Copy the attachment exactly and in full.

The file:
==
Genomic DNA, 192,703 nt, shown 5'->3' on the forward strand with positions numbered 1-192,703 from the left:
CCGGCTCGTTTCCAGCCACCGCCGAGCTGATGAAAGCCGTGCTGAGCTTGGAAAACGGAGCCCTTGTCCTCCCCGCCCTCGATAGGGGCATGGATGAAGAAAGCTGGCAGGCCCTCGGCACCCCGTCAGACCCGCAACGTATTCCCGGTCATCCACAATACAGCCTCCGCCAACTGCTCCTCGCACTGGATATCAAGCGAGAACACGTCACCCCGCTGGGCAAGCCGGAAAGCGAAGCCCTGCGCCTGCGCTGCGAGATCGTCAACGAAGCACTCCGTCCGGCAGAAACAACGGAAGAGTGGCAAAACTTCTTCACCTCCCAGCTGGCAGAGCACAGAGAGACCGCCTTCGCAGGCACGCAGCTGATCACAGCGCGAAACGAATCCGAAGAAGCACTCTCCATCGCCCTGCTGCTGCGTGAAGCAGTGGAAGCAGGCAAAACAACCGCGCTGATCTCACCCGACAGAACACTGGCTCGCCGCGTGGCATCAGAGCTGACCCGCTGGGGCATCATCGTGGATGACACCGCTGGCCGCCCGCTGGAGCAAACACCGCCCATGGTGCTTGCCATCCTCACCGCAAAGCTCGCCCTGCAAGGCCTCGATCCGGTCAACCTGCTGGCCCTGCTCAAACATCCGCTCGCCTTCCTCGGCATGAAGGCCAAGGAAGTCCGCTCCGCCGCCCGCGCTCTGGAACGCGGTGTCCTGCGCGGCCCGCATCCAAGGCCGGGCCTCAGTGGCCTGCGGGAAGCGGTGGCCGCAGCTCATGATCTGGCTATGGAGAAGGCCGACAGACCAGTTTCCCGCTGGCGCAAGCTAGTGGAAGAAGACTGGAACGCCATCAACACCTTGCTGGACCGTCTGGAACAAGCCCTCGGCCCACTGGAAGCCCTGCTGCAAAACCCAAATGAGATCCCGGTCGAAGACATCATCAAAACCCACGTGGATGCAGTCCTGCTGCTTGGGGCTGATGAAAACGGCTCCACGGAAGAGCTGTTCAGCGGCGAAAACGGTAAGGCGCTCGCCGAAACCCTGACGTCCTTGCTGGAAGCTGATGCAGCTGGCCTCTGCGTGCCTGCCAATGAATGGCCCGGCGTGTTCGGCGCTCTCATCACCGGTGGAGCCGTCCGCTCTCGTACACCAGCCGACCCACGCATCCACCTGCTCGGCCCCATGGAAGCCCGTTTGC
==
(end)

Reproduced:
Genomic DNA, 192,703 nt, shown 5'->3' on the forward strand with positions numbered 1-192,703 from the left:
CCGGCTCGTTTCCAGCCACCGCCGAGCTGATGAAAGCCGTGCTGAGCTTGGAAAACGGAGCCCTTGTCCTCCCCGCCCTCGATAGGGGCATGGATGAAGAAAGCTGGCAGGCCCTCGGCACCCCGTCAGACCCGCAACGTATTCCCGGTCATCCACAATACAGCCTCCGCCAACTGCTCCTCGCACTGGATATCAAGCGAGAACACGTCACCCCGCTGGGCAAGCCGGAAAGCGAAGCCCTGCGCCTGCGCTGCGAGATCGTCAACGAAGCACTCCGTCCGGCAGAAACAACGGAAGAGTGGCAAAACTTCTTCACCTCCCAGCTGGCAGAGCACAGAGAGACCGCCTTCGCAGGCACGCAGCTGATCACAGCGCGAAACGAATCCGAAGAAGCACTCTCCATCGCCCTGCTGCTGCGTGAAGCAGTGGAAGCAGGCAAAACAACCGCGCTGATCTCACCCGACAGAACACTGGCTCGCCGCGTGGCATCAGAGCTGACCCGCTGGGGCATCATCGTGGATGACACCGCTGGCCGCCCGCTGGAGCAAACACCGCCCATGGTGCTTGCCATCCTCACCGCAAAGCTCGCCCTGCAAGGCCTCGATCCGGTCAACCTGCTGGCCCTGCTCAAACATCCGCTCGCCTTCCTCGGCATGAAGGCCAAGGAAGTCCGCTCCGCCGCCCGCGCTCTGGAACGCGGTGTCCTGCGCGGCCCGCATCCAAGGCCGGGCCTCAGTGGCCTGCGGGAAGCGGTGGCCGCAGCTCATGATCTGGCTATGGAGAAGGCCGACAGACCAGTTTCCCGCTGGCGCAAGCTAGTGGAAGAAGACTGGAACGCCATCAACACCTTGCTGGACCGTCTGGAACAAGCCCTCGGCCCACTGGAAGCCCTGCTGCAAAACCCAAATGAGATCCCGGTCGAAGACATCATCAAAACCCACGTGGATGCAGTCCTGCTGCTTGGGGCTGATGAAAACGGCTCCACGGAAGAGCTGTTCAGCGGCGAAAACGGTAAGGCGCTCGCCGAAACCCTGACGTCCTTGCTGGAAGCTGATGCAGCTGGCCTCTGCGTGCCTGCCAATGAATGGCCCGGCGTGTTCGGCGCTCTCATCACCGGTGGAGCCGTCCGCTCTCGTACACCAGCCGACCCACGCATCCACCTGCTCGGCCCCATGGAAGCCCGTTTGC